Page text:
Where does deduplication belong in backup? (Hot Spots)

Hardware-based deduplication

Hardware-based deduplication is less disruptive; that is, it's seamless to deploy because it's compatible with any backup software and can be implemented quickly and easily. It typically leverages powerful, purpose-built storage appliances to accommodate processing of the entire (non-deduplicated) backup load either pre- or post-ingestion. Hardware-based solutions also have the advantage of processing data streams from multiple backup applications.

There are a few trade-offs to consider. More data than may be necessary traverses the network between the source system and target device (creating unnecessary congestion), as deduplication happens at the end of the data path. Depending on the solution, scalability could be another drawback. Some vendors are limited to single-node systems, which can result in multiple islands of deduplication and points of management, as well as underutilization in capacity per silo. Data streamed to a single-node system is only compared with other data directed to the node.

The goal of many target-side deduplication vendors is to deduplicate across clustered nodes. Global dedupe allows backup data to be deduplicated against all other backup data, regardless of which head actually receives the data. This capability is seen more often in software-based and grid architecture approaches, but may also be supported for target deduplication systems that replicate in a hub-and-spoke fashion (with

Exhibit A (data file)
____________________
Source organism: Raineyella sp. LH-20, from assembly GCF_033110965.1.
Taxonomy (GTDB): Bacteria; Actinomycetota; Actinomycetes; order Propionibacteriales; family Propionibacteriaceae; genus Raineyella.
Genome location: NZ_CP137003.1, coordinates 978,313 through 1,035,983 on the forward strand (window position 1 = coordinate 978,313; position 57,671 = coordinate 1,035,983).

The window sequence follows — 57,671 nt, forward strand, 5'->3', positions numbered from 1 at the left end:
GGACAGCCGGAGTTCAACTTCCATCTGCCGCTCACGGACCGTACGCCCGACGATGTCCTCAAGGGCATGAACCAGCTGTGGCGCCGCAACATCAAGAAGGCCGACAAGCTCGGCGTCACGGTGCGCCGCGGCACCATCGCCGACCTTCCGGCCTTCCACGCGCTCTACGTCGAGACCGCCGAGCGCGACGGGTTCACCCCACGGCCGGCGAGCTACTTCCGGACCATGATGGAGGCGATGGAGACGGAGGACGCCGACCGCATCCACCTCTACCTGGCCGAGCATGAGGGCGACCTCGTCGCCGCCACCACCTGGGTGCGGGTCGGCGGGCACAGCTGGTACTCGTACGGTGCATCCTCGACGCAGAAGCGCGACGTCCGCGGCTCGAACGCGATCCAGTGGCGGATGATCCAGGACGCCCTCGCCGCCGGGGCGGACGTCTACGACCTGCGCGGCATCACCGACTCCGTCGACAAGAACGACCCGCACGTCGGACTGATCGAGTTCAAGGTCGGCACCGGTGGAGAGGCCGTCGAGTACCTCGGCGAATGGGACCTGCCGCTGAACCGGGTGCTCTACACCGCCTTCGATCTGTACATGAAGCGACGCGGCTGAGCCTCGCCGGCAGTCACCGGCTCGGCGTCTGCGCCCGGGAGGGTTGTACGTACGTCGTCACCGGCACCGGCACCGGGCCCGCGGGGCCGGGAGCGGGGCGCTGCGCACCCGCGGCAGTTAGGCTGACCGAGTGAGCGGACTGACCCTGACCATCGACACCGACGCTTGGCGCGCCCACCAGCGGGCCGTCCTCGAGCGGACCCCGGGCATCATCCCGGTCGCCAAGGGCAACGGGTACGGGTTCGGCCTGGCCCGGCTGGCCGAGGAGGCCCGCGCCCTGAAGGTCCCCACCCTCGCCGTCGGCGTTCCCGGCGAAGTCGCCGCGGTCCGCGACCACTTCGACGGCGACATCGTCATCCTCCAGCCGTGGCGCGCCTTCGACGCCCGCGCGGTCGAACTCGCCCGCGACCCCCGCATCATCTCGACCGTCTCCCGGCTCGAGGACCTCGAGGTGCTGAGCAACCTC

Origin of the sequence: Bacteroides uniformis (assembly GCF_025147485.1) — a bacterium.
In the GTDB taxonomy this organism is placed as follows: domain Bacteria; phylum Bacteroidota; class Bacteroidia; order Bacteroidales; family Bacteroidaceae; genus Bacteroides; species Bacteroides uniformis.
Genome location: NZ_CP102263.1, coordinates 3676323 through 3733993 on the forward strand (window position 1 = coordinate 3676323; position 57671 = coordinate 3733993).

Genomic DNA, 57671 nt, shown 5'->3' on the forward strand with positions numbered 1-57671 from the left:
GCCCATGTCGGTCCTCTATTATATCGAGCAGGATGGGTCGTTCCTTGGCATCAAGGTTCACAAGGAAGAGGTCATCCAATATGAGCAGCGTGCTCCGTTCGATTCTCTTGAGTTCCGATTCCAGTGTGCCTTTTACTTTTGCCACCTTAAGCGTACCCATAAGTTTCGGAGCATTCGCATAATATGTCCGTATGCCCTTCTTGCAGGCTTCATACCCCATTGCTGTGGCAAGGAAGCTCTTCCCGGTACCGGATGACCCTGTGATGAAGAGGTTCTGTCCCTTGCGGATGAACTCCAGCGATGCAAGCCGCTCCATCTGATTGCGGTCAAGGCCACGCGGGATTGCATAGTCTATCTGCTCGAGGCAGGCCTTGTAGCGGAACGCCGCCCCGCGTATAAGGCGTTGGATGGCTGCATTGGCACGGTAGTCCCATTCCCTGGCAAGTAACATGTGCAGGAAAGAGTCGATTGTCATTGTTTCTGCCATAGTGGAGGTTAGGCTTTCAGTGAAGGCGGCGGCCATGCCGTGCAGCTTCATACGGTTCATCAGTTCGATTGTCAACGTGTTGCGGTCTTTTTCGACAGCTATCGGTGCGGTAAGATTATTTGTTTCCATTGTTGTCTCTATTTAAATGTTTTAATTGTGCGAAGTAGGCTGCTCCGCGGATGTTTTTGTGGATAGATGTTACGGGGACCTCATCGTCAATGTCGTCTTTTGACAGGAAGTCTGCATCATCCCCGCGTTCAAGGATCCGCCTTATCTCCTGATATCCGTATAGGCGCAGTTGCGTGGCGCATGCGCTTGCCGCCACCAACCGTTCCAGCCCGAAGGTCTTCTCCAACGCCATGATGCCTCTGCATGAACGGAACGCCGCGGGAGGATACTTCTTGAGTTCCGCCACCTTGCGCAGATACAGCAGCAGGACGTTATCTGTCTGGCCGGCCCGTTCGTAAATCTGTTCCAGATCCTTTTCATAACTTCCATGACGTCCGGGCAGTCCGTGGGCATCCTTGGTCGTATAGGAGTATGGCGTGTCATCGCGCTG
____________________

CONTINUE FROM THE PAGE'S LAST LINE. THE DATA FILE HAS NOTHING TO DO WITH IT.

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global deduplication occurring at the hub). Global deduplication can result in higher deduplication ratios -- as data is deduplicated within and across backup sources -- and greater economies of scale with respect to operational overhead and capital costs.

Cost is a factor

Enterprise Strategy Group research has found that organizations are just as likely to purchase and implement data deduplication technology from backup software vendors as they are from disk/appliance hardware vendors. The top considerations when evaluating and selecting a data deduplication provider are cost, ease of integration, performance, ease of use and scalability, with cost clearly outranking the others. Now that deduplication is becoming a mainstream feature integrated in backup software, it will be interesting to see if "bolt on" deduplication systems can maintain their premium price.

As with any new technology, it will be important for IT organizations to evaluate software- and hardware-based approaches vs. the requirements of the environment. Having a clear understanding of how deduplication works, especially in conjunction with other requirements such as performance, ease of use and offsite copy creation, should go a long way toward selecting and designing a solution that delivers maximum business, operational and financial benefits.

BIO: Lauren Whitehouse is an analyst focusing on backup and recovery software and replication solutions at Enterprise Strategy Group, Milford, Mass.

This was first published in March 2009

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